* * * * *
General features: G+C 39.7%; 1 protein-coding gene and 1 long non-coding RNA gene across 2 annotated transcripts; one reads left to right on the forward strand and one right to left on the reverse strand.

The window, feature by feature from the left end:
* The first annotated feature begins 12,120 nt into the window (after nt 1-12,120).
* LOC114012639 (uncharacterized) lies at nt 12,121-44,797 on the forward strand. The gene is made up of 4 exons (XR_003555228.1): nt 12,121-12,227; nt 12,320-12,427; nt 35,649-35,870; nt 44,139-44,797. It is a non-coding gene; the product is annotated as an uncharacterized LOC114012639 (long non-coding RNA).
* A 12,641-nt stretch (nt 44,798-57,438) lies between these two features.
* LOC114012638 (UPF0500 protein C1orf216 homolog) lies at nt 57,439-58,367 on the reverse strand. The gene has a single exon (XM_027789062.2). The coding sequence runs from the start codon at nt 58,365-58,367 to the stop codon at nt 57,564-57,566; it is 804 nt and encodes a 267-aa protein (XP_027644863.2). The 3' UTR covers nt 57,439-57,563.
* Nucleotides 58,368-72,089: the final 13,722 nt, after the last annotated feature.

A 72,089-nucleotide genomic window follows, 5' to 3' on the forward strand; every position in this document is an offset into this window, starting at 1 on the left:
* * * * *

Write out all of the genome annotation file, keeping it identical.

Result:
General features: G+C 39.7%; 1 protein-coding gene and 1 long non-coding RNA gene across 2 annotated transcripts; one reads left to right on the forward strand and one right to left on the reverse strand.

The window, feature by feature from the left end:
* The first annotated feature begins 12,120 nt into the window (after nt 1-12,120).
* LOC114012639 (uncharacterized) lies at nt 12,121-44,797 on the forward strand. The gene is made up of 4 exons (XR_003555228.1): nt 12,121-12,227; nt 12,320-12,427; nt 35,649-35,870; nt 44,139-44,797. It is a non-coding gene; the product is annotated as an uncharacterized LOC114012639 (long non-coding RNA).
* A 12,641-nt stretch (nt 44,798-57,438) lies between these two features.
* LOC114012638 (UPF0500 protein C1orf216 homolog) lies at nt 57,439-58,367 on the reverse strand. The gene has a single exon (XM_027789062.2). The coding sequence runs from the start codon at nt 58,365-58,367 to the stop codon at nt 57,564-57,566; it is 804 nt and encodes a 267-aa protein (XP_027644863.2). The 3' UTR covers nt 57,439-57,563.
* Nucleotides 58,368-72,089: the final 13,722 nt, after the last annotated feature.

A 72,089-nucleotide genomic window follows, 5' to 3' on the forward strand; every position in this document is an offset into this window, starting at 1 on the left: